It's not fair. Every Christmas, I put money into the Salvation Army kettle in spite of that incredibly annoying bell they ring. Every Arbor Day I always plant a tree -- or at least sit under one sipping a beer. And every July 4, I donate my mustache trimmings to the nearest hospital for the hirsutely challenged.
In fact, now that I think about it, the only ongoing blots on my ledger of goodness are my unapologetic delight at Spurs not winning a league title in the past 42 years and John Terry going from "Captain. Leader. Legend" to "Seldom. Used. Substitute."
So why have the soccer gods decreed that I must suffer? Why am I sadistically tormented in a way that should be solely reserved for people who kick puppies or bite Branislav Ivanovic? Well, it comes with being a Gooner.
Okwonga: United drifts gently to season end
Lythell: Juan Mata takes Blues to CL brink
Limbert: Why Arsenal fans are right to worry
Consider the utter cruelty of my weekend. It began with 84 ebullient minutes of what looked to be the standard Spurs choke-a-palooza against Southampton, during which time the Lily-livered whites mustered as many shots on goal as I did. Oh, joy!
Then Destiny, in the form of Gareth Bale's lethal left foot, catapulted the ball into the corner of the Saints' net. Oh, despair!
Is there a more sickening sight for Arsenal fans than the Welshman forming that stupid little heart with his fingers after scoring a goal? And is it even really a heart? Or is that a bull's-eye for Europe's elite clubs to aim at when shooting millions his way for next season?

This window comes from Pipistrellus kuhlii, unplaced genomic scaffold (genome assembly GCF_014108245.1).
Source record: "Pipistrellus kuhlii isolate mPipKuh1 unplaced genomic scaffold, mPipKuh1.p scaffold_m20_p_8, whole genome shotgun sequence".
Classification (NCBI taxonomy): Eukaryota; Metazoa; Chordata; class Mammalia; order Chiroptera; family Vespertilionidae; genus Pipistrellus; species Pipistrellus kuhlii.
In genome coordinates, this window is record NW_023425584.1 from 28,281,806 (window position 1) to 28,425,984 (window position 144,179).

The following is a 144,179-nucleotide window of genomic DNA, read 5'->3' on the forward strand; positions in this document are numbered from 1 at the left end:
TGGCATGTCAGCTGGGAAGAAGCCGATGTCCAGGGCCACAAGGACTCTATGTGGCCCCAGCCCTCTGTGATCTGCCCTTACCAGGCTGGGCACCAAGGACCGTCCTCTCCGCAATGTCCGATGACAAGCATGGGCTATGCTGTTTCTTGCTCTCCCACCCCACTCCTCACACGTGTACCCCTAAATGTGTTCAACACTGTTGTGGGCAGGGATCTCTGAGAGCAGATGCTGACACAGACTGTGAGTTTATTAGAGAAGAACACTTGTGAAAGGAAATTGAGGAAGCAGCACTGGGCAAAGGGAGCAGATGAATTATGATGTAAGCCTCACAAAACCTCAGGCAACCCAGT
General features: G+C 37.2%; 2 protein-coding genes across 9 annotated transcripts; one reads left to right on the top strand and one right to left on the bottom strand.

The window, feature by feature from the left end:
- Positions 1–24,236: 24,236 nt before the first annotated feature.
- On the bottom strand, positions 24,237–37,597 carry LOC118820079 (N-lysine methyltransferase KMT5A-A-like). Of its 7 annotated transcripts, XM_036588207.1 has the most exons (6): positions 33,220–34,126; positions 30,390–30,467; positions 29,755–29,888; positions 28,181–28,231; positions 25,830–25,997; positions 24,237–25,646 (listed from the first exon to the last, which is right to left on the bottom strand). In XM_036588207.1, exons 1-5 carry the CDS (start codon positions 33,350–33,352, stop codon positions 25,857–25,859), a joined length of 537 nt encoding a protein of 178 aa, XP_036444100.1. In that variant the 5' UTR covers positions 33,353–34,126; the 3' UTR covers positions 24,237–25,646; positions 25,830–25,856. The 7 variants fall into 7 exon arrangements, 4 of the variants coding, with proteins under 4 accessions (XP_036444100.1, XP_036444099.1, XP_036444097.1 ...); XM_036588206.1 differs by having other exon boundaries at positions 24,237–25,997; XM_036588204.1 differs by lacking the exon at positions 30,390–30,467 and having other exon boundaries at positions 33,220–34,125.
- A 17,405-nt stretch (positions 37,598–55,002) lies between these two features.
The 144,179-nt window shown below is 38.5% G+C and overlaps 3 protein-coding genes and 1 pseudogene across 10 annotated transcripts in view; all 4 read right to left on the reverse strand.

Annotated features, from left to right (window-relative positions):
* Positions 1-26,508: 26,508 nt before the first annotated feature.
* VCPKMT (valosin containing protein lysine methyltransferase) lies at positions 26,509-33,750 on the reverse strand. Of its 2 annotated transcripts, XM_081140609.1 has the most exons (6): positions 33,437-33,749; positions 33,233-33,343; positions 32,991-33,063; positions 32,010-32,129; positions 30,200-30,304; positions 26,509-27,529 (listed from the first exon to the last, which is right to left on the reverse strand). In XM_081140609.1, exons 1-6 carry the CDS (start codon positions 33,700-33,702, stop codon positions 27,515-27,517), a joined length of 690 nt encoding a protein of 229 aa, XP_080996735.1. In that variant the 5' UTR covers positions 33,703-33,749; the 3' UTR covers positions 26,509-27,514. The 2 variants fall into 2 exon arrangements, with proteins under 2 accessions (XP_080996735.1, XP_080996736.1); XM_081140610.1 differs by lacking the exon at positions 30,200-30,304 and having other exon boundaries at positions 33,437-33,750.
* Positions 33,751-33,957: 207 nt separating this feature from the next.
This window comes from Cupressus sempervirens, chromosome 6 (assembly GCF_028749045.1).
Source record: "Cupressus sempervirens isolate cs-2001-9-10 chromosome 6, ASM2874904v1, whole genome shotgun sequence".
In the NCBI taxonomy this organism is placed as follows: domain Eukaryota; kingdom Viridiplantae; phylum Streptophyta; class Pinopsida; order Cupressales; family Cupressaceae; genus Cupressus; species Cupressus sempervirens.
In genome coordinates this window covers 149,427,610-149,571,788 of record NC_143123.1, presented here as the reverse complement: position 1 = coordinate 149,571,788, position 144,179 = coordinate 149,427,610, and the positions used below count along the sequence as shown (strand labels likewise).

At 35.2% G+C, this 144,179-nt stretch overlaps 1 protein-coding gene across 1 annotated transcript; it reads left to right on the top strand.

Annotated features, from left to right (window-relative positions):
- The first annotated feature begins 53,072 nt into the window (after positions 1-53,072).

Fortunately, I didn't have much time to dwell on how (once again) Bale had bailed out Spurs -- because Arsenal scored a goal before I could even order the first of several pints designed to blunt my anguish.
Yes, Theo Walcott belted the ball past QPR's helpless Robert Green a mere 21 seconds into the lunchtime match, as I giddily imagined the next 89 minutes and 39 seconds of what figured to be a merry stroll against Harry Redknapp's relegated mess.
Yet, astonishingly, the cellar dwellers appeared the more energetic and committed team at Loftus Road and had it not been for Wojciech Szczesny's heroics in goal, Loic Remy might have equalized in the 83rd minute. By the final whistle, my derriere was cramping from a two-hour clench-fest.
Thankfully, my pained posterior had an entire day to recover in advance of the weekend's big game between Man United and Chelsea at Old Trafford. From my standpoint, life was good through 86 minutes of 0-0 dreariness. Then, once again, a non-English left foot intervened to harsh my mellow as Juan Mata's shot from the edge of the box deflected off Phil Jones and past Anders Lindegaard.
While I normally feel nothing but unalloyed glee when Sir Alex Ferguson suffers a loss (especially at home), this time -- not so much.
You see, the 1-0 victory moved the Blues into third place, a point ahead of Arsenal and three above Spurs, with both of the other London clubs holding a precious game in hand on the Gunners.